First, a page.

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“Was the late secretary of war removed in consequence of his attempt fraudulently to give to Gov. Houston the contract for the Indian rations?” an Ohio congressman asked on the floor of the U.S. House of on Mar. 1832.

Three years had come and gone since Sam Houston resigned as governor of Tennessee following the scandalous breakup of his marriage to a teenaged debutante. During his self-imposed exile among the Cherokees, he lobbied for a contract to feed several tribes on their western relocation under the Indian Removal Act. But the potentially profitable plan hit a snag, when war secretary John Eaton froze the bids.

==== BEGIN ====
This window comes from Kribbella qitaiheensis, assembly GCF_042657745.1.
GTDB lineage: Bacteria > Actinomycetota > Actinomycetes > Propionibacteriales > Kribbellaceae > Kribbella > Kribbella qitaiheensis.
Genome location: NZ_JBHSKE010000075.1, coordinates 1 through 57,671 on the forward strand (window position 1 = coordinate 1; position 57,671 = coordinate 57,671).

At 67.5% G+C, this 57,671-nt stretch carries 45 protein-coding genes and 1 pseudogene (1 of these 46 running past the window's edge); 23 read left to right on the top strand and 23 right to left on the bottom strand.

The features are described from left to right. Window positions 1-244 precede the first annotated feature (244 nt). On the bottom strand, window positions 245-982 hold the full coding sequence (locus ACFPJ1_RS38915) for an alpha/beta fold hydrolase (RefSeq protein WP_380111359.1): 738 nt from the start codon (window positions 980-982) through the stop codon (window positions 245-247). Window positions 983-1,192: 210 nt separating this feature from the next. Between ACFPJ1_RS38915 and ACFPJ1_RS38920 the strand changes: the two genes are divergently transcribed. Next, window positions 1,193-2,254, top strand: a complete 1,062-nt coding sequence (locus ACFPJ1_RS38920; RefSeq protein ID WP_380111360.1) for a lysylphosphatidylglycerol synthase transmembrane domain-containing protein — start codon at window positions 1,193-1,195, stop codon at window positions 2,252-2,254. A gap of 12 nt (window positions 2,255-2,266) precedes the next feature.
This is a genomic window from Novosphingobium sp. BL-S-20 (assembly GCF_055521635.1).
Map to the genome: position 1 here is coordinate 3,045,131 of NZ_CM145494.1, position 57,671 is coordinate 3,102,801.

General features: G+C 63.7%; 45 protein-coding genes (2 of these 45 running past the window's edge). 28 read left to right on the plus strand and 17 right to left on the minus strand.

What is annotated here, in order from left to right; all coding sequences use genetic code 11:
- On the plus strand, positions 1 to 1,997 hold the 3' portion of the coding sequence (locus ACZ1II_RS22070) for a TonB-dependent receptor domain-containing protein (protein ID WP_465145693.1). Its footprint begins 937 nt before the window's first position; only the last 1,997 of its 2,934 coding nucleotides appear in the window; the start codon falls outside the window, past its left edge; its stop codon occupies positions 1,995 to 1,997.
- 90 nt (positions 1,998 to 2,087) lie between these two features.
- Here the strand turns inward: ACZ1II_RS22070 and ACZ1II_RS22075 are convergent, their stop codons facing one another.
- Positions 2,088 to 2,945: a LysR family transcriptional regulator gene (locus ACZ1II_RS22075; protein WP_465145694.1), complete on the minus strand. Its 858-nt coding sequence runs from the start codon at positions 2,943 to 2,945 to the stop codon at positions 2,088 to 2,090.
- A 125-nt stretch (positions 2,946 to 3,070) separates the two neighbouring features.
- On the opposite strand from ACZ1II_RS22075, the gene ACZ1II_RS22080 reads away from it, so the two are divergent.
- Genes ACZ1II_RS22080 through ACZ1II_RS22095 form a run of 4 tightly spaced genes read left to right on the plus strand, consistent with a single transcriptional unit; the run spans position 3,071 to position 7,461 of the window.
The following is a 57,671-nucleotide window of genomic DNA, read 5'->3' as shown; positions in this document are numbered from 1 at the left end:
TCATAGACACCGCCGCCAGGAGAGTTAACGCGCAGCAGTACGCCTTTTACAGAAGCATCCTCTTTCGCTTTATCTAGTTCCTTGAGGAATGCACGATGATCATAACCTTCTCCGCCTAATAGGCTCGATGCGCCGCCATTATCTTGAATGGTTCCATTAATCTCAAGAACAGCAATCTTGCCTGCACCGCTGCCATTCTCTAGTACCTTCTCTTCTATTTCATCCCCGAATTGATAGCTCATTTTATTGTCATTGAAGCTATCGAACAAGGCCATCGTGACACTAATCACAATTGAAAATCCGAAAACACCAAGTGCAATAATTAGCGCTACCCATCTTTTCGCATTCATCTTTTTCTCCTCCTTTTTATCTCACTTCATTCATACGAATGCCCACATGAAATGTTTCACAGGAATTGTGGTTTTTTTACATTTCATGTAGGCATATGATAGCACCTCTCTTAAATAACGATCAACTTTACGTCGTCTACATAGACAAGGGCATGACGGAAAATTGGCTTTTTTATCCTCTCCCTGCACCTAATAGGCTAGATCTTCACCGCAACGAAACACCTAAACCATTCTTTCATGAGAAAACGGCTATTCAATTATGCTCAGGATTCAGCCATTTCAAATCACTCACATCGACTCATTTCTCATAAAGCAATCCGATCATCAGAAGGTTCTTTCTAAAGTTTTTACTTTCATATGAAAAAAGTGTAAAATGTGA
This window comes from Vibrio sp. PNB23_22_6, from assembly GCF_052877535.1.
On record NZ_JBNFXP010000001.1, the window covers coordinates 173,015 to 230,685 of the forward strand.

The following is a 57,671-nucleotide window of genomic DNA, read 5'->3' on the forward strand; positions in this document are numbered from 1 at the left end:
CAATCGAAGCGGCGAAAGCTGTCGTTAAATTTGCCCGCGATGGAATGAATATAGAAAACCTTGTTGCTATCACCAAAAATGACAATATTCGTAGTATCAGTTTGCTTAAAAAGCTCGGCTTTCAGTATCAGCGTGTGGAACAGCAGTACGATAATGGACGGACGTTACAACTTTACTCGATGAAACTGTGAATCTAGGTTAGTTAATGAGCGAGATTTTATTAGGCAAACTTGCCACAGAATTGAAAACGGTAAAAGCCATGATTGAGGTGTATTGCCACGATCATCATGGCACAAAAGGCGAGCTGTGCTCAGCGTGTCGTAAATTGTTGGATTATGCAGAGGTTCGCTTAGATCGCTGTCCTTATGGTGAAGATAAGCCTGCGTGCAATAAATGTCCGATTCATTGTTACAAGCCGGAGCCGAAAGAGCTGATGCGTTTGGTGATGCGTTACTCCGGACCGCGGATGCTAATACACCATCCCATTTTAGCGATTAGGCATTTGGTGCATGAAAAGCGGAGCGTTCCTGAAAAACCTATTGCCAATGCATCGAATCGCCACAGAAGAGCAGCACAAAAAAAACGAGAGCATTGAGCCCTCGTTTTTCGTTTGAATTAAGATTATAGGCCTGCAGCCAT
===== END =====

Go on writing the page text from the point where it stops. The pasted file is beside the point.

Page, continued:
Houston happened to be in the nation’s capital on Apr. 3, 1832, the day that a Washington newspaper published the text of Rep. William Stanbery’s speech. The former twoterm congressman headed straight for the House to confront his accuser, but friend and future president James K. Polk persuaded him not to go off half-cocked.

Instead, Houston sent a formal note to Stanbery inquiring whether he had been quoted accurately in the press. The Ohioan added insult to injury by refusing to reply and, interpreting the message as the prelude to a duel, armed himself with two pistols and a dagger.





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